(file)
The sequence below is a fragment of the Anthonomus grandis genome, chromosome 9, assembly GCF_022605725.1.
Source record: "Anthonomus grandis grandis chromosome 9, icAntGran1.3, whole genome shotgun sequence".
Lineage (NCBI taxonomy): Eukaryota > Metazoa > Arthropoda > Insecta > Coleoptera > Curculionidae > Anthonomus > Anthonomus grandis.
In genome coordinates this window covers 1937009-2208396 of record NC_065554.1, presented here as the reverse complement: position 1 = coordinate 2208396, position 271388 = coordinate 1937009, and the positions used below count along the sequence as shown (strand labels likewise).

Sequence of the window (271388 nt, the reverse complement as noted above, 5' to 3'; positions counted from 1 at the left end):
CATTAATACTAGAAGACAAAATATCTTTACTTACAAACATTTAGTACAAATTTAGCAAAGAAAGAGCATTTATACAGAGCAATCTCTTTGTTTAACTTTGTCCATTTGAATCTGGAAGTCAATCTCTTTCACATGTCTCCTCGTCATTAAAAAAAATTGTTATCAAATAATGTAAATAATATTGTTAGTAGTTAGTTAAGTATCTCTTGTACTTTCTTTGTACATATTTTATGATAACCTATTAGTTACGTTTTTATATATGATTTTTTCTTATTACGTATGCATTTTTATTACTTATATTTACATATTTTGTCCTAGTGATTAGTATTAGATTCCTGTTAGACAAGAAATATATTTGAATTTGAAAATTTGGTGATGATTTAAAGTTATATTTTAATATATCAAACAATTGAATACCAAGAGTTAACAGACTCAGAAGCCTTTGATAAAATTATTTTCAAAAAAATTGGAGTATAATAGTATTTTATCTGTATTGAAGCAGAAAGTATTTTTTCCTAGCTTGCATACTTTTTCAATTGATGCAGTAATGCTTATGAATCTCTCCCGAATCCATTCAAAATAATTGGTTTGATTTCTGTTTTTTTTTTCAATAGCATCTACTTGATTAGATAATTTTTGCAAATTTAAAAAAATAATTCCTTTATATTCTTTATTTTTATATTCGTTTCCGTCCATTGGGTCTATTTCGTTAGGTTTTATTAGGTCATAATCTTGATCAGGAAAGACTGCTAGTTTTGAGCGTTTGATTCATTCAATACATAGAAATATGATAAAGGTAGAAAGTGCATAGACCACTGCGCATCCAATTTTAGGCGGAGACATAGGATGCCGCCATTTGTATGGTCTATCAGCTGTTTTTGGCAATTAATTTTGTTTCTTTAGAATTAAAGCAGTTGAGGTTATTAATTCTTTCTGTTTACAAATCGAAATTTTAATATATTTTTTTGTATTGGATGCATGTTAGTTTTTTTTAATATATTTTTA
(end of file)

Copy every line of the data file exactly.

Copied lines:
The sequence below is a fragment of the Anthonomus grandis genome, chromosome 9, assembly GCF_022605725.1.
Source record: "Anthonomus grandis grandis chromosome 9, icAntGran1.3, whole genome shotgun sequence".
Lineage (NCBI taxonomy): Eukaryota > Metazoa > Arthropoda > Insecta > Coleoptera > Curculionidae > Anthonomus > Anthonomus grandis.
In genome coordinates this window covers 1937009-2208396 of record NC_065554.1, presented here as the reverse complement: position 1 = coordinate 2208396, position 271388 = coordinate 1937009, and the positions used below count along the sequence as shown (strand labels likewise).

Sequence of the window (271388 nt, the reverse complement as noted above, 5' to 3'; positions counted from 1 at the left end):
CATTAATACTAGAAGACAAAATATCTTTACTTACAAACATTTAGTACAAATTTAGCAAAGAAAGAGCATTTATACAGAGCAATCTCTTTGTTTAACTTTGTCCATTTGAATCTGGAAGTCAATCTCTTTCACATGTCTCCTCGTCATTAAAAAAAATTGTTATCAAATAATGTAAATAATATTGTTAGTAGTTAGTTAAGTATCTCTTGTACTTTCTTTGTACATATTTTATGATAACCTATTAGTTACGTTTTTATATATGATTTTTTCTTATTACGTATGCATTTTTATTACTTATATTTACATATTTTGTCCTAGTGATTAGTATTAGATTCCTGTTAGACAAGAAATATATTTGAATTTGAAAATTTGGTGATGATTTAAAGTTATATTTTAATATATCAAACAATTGAATACCAAGAGTTAACAGACTCAGAAGCCTTTGATAAAATTATTTTCAAAAAAATTGGAGTATAATAGTATTTTATCTGTATTGAAGCAGAAAGTATTTTTTCCTAGCTTGCATACTTTTTCAATTGATGCAGTAATGCTTATGAATCTCTCCCGAATCCATTCAAAATAATTGGTTTGATTTCTGTTTTTTTTTTCAATAGCATCTACTTGATTAGATAATTTTTGCAAATTTAAAAAAATAATTCCTTTATATTCTTTATTTTTATATTCGTTTCCGTCCATTGGGTCTATTTCGTTAGGTTTTATTAGGTCATAATCTTGATCAGGAAAGACTGCTAGTTTTGAGCGTTTGATTCATTCAATACATAGAAATATGATAAAGGTAGAAAGTGCATAGACCACTGCGCATCCAATTTTAGGCGGAGACATAGGATGCCGCCATTTGTATGGTCTATCAGCTGTTTTTGGCAATTAATTTTGTTTCTTTAGAATTAAAGCAGTTGAGGTTATTAATTCTTTCTGTTTACAAATCGAAATTTTAATATATTTTTTTGTATTGGATGCATGTTAGTTTTTTTTAATATATTTTTA